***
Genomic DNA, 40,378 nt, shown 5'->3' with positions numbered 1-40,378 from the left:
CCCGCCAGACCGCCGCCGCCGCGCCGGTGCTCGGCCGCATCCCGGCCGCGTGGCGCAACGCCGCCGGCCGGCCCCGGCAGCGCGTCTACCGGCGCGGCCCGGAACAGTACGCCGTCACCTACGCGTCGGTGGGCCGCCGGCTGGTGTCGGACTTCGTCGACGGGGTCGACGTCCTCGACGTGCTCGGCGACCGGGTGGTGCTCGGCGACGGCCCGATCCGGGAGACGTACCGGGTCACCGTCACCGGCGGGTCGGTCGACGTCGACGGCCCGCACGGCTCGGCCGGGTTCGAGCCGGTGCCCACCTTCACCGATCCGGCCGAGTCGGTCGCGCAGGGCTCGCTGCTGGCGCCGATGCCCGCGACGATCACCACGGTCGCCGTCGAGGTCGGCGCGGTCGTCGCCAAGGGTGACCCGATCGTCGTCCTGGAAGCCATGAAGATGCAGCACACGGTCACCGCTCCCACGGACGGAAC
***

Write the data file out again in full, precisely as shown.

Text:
Genomic DNA, 40,378 nt, shown 5'->3' with positions numbered 1-40,378 from the left:
CCCGCCAGACCGCCGCCGCCGCGCCGGTGCTCGGCCGCATCCCGGCCGCGTGGCGCAACGCCGCCGGCCGGCCCCGGCAGCGCGTCTACCGGCGCGGCCCGGAACAGTACGCCGTCACCTACGCGTCGGTGGGCCGCCGGCTGGTGTCGGACTTCGTCGACGGGGTCGACGTCCTCGACGTGCTCGGCGACCGGGTGGTGCTCGGCGACGGCCCGATCCGGGAGACGTACCGGGTCACCGTCACCGGCGGGTCGGTCGACGTCGACGGCCCGCACGGCTCGGCCGGGTTCGAGCCGGTGCCCACCTTCACCGATCCGGCCGAGTCGGTCGCGCAGGGCTCGCTGCTGGCGCCGATGCCCGCGACGATCACCACGGTCGCCGTCGAGGTCGGCGCGGTCGTCGCCAAGGGTGACCCGATCGTCGTCCTGGAAGCCATGAAGATGCAGCACACGGTCACCGCTCCCACGGACGGAAC